Aurora Flight Sciences has been awarded a twelve-month contract from NASA for continued development of the company’s subsonic D8 X-Plane (XD8). The XD8 is designed to demonstrate the key enabling technologies of the D8 commercial aircraft concept, which could yield substantial fuel, noise and operational efficiency improvements within the next decade.

The objective of the competitively awarded contract is to assist NASA in reducing the risk and cost of future X-Plane procurements through the design of critical building block tests that will precede the XD8 first flight. This contract will simultaneously mature the XD8 aircraft along three dimensions. First, XD8 aerodynamics will be further developed through the design of a transonic wind tunnel test. Second, the readiness of the Boundary Layer Ingesting (BLI) propulsion system will be advanced via the design of a transonic BLI fan test. Lastly, the complex propulsion-airframe structural integration will be matured through the design of a large-scale structural test article.

The D8 evolved from Aurora’s early work on the NASA N+3 Program. In 2009, a combined team of Aurora, Massachusetts Institute of Technology (MIT), and Pratt & Whitney was awarded a contract to study technologies and designs for transport-class aircraft that could enter service during the 2030s. The D8 has since gone through two wind tunnel test campaigns, and the XD8 has completed both a System Requirements Review (SRR) and Concept Design Review (CoDR). Aurora will continue to work with this same team during the current program.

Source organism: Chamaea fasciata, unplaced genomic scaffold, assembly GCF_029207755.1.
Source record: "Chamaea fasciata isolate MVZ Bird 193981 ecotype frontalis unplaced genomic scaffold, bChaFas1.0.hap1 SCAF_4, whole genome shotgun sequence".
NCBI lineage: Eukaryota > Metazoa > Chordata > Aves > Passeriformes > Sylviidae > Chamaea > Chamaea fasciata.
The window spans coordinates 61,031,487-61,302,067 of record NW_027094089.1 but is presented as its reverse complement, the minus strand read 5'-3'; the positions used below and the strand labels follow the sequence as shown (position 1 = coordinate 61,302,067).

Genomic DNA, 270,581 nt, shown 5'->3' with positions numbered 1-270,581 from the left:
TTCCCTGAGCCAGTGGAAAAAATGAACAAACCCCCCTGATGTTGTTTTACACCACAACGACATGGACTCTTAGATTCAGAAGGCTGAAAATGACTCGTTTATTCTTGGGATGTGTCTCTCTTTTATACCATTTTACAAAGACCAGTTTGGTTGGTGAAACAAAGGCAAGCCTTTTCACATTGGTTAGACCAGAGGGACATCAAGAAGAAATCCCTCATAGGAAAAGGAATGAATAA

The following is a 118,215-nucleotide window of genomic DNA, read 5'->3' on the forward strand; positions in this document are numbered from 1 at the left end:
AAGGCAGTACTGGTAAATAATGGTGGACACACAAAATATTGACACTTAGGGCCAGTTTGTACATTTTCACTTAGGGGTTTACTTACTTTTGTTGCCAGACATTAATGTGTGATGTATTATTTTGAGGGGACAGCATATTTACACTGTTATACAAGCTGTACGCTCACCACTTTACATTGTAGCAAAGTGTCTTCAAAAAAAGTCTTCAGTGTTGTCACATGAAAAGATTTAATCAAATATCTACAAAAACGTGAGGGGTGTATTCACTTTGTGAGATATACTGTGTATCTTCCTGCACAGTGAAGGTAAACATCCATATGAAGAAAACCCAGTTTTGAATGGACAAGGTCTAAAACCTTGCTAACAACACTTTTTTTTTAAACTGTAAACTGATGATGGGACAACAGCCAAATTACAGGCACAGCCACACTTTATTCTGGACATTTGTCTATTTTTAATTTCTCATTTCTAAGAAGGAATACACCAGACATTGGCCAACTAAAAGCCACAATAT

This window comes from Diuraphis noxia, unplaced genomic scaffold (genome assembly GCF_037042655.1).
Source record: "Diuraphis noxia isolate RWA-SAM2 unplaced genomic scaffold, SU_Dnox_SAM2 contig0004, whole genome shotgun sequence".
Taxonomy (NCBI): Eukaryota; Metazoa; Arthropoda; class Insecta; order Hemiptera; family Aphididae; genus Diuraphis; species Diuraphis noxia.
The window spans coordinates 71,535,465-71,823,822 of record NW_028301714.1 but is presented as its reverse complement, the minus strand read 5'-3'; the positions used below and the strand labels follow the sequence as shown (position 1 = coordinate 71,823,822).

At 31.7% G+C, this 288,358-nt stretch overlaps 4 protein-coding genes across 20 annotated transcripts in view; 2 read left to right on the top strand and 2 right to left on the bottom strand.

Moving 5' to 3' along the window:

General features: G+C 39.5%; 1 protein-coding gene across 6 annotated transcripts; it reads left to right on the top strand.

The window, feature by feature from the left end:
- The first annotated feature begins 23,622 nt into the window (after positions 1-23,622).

In 2016 NASA launched the “New Aviation Horizons X-Plane Initiative,” one part of which is the “Ultra-Efficient Subsonic Flight Demonstrator” program. “New Aviation Horizons will demonstrate transformational configurations and technologies that will revolutionize flight and keep the U.S. at the forefront of aviation,” said Associate Administrator for Aeronautics Research Mission Directorate Dr. Jaiwon Shin, discussing the program at the recent AIAA AVIATION 2017 conference.

“The recent first flight of the Chinese C919 shows other nations want to tap into the huge commercial airliner market,” said Aurora Chairman and CEO John Langford. “The D8 is part of a sustained innovation initiative aimed at keeping world leadership here in the U.S.”